I went back into my journal from 2020 to see what I’d had to say in those first days of the pandemic. I remember the feeling, and remember not knowing how we were going to live under such circumstances. We learned.
It’s been a year
by Ruth Neuwald Falcon, Seattle, Washington
“I feel a darkness descending on the earth, a more biblical statement that I am wont to make. The last time there was a global pandemic was 102 years ago, in which my father’s very young first wife died along with—can this number I remember from a news story this morning be right?—at least 50,000,000 others. Someone back then, someone distinguished, was quoted as saying that if it went on for another three weeks, it would mean the end of civilization. The president, at a campaign rally last night, called it a “Democrat hoax.” And no Republican has the spine to contradict him. If they all did it, he would collapse.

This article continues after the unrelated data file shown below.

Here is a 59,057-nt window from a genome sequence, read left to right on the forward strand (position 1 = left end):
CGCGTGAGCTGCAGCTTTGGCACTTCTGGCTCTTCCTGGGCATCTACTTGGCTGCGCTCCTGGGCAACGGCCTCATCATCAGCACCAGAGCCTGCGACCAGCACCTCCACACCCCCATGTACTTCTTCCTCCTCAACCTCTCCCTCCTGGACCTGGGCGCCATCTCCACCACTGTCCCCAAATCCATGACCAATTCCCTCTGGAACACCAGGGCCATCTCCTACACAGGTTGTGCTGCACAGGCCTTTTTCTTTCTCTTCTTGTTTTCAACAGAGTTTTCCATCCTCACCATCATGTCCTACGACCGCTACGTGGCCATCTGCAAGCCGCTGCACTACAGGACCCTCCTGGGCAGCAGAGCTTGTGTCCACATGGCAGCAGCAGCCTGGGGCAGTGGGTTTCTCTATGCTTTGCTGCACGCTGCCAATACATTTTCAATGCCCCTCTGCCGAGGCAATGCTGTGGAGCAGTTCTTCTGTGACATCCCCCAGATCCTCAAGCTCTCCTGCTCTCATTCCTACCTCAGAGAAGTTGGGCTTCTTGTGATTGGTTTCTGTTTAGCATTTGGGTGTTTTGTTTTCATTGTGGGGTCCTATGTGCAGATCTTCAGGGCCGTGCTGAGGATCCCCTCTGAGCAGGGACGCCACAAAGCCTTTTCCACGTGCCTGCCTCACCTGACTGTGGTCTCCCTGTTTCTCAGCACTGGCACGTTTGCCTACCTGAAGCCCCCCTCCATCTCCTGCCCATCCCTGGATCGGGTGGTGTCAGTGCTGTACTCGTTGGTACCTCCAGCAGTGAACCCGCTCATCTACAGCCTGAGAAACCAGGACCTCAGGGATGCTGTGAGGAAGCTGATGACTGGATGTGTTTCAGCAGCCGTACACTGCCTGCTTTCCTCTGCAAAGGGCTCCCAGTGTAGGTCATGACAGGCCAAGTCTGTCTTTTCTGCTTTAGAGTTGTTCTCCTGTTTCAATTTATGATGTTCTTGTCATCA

“Two more cases today in Washington. One in Oregon. The Washington ones were in King and Snohomish Counties. Very close to home. I told my gym buddy I don’t think I’m going to go anymore for awhile. By the end of the conversation, she said, “You’ve really got me freaked out, Ruthie.” I know that, because of my background, I am quick to see catastrophe. But now it is the whole world—except for the U.S. President and his cronies—that is catastrophizing.
“It is hard to imagine what is coming and how it will impact our lives.”
I wrote the above exactly one year ago. Today, I got my second vaccination. It would have been impossible to imagine what the intervening twelve months would bring. The thought of over half a million dead in this country would have been too much to anticipate, and now that reality is too much to bear. Even with the advent of the vaccines and a new president, it is still hard to imagine what is coming and how it will impact our lives. And it’s still not time to let our guard down.